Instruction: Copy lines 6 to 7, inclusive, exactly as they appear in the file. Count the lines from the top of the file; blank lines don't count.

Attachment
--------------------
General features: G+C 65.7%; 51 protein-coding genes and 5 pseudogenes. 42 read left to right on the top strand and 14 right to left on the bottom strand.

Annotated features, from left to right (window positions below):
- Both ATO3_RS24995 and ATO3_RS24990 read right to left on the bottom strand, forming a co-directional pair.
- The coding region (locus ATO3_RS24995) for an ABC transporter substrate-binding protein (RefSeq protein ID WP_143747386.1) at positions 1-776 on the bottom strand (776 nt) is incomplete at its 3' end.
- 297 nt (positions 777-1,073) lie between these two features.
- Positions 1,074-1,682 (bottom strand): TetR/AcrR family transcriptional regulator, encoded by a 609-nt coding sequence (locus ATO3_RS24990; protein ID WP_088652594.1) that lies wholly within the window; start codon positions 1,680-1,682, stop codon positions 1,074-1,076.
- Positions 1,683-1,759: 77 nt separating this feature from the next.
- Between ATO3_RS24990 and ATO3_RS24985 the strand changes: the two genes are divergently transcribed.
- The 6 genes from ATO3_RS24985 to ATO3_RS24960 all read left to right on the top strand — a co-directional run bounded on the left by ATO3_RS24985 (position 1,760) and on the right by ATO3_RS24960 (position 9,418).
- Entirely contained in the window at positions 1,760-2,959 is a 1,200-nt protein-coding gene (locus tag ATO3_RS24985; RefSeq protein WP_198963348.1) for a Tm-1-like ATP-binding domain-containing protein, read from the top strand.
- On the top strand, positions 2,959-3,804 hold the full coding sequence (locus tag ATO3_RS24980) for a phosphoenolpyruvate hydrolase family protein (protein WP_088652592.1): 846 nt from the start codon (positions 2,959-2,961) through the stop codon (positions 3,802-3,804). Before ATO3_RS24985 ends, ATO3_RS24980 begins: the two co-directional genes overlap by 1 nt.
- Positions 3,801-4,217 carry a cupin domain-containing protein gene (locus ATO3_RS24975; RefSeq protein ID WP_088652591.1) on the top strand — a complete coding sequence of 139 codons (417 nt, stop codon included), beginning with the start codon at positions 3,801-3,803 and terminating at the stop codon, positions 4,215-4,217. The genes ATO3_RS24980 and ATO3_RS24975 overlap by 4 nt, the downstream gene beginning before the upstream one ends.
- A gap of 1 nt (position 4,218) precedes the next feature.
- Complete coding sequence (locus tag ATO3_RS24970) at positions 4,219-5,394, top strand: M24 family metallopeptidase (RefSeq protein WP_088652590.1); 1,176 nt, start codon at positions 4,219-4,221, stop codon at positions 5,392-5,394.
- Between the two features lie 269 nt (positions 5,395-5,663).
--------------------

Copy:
- Positions 1,074-1,682 (bottom strand): TetR/AcrR family transcriptional regulator, encoded by a 609-nt coding sequence (locus ATO3_RS24990; protein ID WP_088652594.1) that lies wholly within the window; start codon positions 1,680-1,682, stop codon positions 1,074-1,076.
- Positions 1,683-1,759: 77 nt separating this feature from the next.